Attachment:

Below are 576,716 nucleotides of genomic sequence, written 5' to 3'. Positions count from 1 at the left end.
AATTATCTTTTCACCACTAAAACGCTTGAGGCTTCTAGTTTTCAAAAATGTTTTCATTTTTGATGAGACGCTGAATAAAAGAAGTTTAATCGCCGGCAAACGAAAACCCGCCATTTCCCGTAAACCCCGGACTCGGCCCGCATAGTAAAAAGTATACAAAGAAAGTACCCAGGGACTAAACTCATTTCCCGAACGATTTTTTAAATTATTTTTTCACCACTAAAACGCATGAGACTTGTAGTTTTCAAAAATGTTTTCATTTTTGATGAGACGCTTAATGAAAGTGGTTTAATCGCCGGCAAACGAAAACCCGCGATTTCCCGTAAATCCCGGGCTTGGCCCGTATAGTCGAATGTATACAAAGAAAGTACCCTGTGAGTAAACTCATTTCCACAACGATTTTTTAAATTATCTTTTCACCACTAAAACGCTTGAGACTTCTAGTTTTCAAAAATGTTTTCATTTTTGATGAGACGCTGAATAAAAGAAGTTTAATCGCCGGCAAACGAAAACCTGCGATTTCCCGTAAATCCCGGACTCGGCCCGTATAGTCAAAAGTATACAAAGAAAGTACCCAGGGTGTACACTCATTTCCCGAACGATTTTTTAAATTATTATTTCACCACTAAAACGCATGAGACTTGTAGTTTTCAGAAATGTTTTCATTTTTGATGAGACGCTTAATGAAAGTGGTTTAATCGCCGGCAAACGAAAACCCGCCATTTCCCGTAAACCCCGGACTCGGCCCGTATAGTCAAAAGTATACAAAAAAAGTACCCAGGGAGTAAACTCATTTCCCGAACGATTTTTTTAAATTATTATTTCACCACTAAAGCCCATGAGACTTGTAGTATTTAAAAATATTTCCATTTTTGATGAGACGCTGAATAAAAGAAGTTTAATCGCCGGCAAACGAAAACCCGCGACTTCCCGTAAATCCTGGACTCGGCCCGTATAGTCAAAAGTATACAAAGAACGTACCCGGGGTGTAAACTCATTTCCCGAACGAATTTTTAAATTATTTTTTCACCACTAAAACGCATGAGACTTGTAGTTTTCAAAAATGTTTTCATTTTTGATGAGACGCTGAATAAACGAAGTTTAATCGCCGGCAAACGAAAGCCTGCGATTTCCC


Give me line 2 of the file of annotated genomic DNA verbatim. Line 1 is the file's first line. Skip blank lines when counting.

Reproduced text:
AATTATCTTTTCACCACTAAAACGCTTGAGGCTTCTAGTTTTCAAAAATGTTTTCATTTTTGATGAGACGCTGAATAAAAGAAGTTTAATCGCCGGCAAACGAAAACCCGCCATTTCCCGTAAACCCCGGACTCGGCCCGCATAGTAAAAAGTATACAAAGAAAGTACCCAGGGACTAAACTCATTTCCCGAACGATTTTTTAAATTATTTTTTCACCACTAAAACGCATGAGACTTGTAGTTTTCAAAAATGTTTTCATTTTTGATGAGACGCTTAATGAAAGTGGTTTAATCGCCGGCAAACGAAAACCCGCGATTTCCCGTAAATCCCGGGCTTGGCCCGTATAGTCGAATGTATACAAAGAAAGTACCCTGTGAGTAAACTCATTTCCACAACGATTTTTTAAATTATCTTTTCACCACTAAAACGCTTGAGACTTCTAGTTTTCAAAAATGTTTTCATTTTTGATGAGACGCTGAATAAAAGAAGTTTAATCGCCGGCAAACGAAAACCTGCGATTTCCCGTAAATCCCGGACTCGGCCCGTATAGTCAAAAGTATACAAAGAAAGTACCCAGGGTGTACACTCATTTCCCGAACGATTTTTTAAATTATTATTTCACCACTAAAACGCATGAGACTTGTAGTTTTCAGAAATGTTTTCATTTTTGATGAGACGCTTAATGAAAGTGGTTTAATCGCCGGCAAACGAAAACCCGCCATTTCCCGTAAACCCCGGACTCGGCCCGTATAGTCAAAAGTATACAAAAAAAGTACCCAGGGAGTAAACTCATTTCCCGAACGATTTTTTTAAATTATTATTTCACCACTAAAGCCCATGAGACTTGTAGTATTTAAAAATATTTCCATTTTTGATGAGACGCTGAATAAAAGAAGTTTAATCGCCGGCAAACGAAAACCCGCGACTTCCCGTAAATCCTGGACTCGGCCCGTATAGTCAAAAGTATACAAAGAACGTACCCGGGGTGTAAACTCATTTCCCGAACGAATTTTTAAATTATTTTTTCACCACTAAAACGCATGAGACTTGTAGTTTTCAAAAATGTTTTCATTTTTGATGAGACGCTGAATAAACGAAGTTTAATCGCCGGCAAACGAAAGCCTGCGATTTCCC